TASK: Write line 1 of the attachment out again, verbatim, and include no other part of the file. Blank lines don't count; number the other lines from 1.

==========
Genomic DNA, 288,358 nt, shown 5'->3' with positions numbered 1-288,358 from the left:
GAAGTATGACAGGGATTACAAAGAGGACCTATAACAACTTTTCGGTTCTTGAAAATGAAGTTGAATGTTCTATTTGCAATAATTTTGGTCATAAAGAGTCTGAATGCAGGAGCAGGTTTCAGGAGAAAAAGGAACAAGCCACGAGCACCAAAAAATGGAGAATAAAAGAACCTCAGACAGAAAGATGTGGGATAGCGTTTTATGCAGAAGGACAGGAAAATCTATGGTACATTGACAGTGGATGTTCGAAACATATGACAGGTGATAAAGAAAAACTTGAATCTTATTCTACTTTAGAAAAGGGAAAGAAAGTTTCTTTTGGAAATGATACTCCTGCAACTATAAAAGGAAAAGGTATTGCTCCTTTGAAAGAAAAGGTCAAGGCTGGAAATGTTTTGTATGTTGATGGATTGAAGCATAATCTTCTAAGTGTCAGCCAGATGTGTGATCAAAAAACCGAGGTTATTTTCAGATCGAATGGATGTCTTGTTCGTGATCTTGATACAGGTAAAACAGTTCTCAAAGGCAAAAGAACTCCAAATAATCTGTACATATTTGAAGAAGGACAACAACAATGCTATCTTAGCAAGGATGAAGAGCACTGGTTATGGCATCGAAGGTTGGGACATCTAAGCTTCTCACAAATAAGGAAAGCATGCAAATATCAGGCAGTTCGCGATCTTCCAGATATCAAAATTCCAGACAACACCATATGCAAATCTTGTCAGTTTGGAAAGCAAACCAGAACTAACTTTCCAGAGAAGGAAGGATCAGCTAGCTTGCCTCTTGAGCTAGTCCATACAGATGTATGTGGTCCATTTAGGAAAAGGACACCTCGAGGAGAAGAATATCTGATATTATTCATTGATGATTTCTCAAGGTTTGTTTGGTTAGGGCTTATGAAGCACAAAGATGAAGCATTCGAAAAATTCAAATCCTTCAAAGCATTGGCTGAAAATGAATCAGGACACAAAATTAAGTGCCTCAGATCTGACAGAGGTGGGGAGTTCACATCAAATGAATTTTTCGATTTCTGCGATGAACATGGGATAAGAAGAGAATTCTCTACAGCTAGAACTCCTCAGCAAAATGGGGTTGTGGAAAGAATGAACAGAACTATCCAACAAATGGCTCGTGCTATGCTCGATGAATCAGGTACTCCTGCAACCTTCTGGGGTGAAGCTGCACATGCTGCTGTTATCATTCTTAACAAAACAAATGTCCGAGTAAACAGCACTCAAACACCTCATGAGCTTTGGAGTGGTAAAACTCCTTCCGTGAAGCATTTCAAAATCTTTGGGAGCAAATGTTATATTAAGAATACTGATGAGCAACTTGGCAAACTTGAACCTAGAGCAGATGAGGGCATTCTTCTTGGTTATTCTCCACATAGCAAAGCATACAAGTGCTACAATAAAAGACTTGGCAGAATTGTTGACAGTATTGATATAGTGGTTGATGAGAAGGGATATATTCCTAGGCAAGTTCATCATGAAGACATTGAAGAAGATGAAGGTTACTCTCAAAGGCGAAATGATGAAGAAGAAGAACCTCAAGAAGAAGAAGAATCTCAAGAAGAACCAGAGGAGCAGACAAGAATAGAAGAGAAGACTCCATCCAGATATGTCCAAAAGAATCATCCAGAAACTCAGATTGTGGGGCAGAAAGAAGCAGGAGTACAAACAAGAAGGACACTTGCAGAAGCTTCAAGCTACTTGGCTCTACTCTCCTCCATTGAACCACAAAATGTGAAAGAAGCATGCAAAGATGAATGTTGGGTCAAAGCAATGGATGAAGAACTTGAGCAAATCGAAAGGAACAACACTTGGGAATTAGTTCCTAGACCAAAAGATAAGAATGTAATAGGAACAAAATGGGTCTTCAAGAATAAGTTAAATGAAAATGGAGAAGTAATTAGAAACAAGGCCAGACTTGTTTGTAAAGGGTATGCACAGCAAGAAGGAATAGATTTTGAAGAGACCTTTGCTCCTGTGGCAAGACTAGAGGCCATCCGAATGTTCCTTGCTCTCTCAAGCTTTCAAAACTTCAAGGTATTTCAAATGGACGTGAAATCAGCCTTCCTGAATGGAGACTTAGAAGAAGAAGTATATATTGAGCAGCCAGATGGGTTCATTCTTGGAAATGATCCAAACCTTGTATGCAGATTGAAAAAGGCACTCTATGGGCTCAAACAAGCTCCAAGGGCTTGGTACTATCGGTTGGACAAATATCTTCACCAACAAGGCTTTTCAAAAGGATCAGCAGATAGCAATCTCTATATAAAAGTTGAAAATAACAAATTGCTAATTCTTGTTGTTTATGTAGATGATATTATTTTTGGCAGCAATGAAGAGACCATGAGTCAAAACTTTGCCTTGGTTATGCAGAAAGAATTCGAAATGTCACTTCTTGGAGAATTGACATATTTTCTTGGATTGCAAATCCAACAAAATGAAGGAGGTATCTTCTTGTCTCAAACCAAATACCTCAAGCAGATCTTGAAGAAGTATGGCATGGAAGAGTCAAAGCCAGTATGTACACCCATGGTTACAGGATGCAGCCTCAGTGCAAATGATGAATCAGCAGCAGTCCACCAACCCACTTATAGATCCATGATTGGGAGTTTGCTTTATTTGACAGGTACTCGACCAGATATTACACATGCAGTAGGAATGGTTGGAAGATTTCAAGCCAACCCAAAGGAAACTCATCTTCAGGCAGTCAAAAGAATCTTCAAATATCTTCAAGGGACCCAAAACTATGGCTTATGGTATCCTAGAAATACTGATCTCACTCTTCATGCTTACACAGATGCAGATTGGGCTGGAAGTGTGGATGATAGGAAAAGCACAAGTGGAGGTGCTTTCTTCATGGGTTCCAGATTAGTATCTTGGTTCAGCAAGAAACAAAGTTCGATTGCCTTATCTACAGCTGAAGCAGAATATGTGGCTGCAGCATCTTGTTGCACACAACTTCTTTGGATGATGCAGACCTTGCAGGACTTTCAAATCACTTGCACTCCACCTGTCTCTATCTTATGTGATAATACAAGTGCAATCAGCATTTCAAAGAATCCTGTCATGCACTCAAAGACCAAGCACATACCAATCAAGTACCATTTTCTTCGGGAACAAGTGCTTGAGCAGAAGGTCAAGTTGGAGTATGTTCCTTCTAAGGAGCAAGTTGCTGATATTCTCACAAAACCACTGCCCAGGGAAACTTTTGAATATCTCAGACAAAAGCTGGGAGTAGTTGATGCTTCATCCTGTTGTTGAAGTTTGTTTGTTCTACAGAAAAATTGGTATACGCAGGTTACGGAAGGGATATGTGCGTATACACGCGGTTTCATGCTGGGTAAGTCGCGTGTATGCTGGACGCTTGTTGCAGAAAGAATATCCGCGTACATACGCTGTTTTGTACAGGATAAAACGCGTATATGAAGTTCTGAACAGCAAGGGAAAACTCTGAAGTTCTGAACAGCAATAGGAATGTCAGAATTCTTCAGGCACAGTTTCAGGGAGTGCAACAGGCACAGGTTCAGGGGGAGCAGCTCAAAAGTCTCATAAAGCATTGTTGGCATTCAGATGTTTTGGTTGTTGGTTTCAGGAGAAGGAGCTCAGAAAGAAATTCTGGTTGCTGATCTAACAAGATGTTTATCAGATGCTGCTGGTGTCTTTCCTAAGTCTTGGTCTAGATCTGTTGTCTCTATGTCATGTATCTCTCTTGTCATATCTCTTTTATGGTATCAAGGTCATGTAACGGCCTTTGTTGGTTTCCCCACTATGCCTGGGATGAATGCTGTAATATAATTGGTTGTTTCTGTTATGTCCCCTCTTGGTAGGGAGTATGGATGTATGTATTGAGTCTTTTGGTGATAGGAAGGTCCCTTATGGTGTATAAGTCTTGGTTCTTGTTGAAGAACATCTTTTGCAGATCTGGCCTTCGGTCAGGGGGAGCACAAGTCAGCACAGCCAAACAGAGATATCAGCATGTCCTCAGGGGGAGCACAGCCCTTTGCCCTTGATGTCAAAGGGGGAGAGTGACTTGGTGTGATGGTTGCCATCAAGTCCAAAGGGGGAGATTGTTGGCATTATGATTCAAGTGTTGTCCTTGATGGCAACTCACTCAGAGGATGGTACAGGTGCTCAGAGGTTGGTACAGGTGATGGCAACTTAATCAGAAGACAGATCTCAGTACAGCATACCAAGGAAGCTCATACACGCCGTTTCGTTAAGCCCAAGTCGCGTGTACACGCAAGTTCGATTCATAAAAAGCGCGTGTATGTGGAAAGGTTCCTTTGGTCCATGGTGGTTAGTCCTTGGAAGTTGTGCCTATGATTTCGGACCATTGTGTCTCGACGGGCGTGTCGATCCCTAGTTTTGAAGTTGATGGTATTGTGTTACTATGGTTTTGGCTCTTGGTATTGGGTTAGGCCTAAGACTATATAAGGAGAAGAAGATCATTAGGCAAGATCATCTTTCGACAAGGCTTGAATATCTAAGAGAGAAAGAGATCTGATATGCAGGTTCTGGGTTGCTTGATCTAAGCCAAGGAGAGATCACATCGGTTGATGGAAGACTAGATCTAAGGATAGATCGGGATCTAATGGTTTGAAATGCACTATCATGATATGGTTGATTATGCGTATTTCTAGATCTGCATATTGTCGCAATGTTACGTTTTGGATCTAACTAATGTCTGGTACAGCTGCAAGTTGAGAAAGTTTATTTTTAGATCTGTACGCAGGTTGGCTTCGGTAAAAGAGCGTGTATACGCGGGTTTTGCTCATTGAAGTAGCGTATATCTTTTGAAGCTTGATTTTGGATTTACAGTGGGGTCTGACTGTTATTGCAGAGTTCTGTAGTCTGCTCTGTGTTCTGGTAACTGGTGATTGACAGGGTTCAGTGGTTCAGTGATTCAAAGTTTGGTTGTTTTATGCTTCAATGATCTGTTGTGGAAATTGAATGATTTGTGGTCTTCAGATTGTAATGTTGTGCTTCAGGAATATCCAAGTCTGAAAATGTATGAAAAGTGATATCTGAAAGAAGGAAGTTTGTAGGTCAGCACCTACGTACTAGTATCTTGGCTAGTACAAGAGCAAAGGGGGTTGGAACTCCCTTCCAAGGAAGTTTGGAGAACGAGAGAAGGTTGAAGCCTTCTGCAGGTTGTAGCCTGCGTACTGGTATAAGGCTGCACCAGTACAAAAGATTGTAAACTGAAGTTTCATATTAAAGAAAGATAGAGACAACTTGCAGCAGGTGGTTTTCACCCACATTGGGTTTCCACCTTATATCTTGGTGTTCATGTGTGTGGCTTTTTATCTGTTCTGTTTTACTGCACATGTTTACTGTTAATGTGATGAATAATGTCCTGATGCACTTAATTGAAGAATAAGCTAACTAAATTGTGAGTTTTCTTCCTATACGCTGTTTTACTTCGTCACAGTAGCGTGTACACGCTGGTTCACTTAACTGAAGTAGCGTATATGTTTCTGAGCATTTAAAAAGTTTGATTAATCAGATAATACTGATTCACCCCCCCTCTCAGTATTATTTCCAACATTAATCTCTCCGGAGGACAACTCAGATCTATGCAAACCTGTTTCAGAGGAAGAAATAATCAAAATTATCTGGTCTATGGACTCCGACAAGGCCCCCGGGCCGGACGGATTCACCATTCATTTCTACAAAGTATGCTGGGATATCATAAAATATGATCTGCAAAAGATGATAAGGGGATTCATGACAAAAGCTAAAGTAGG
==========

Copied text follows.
Genomic DNA, 288,358 nt, shown 5'->3' with positions numbered 1-288,358 from the left: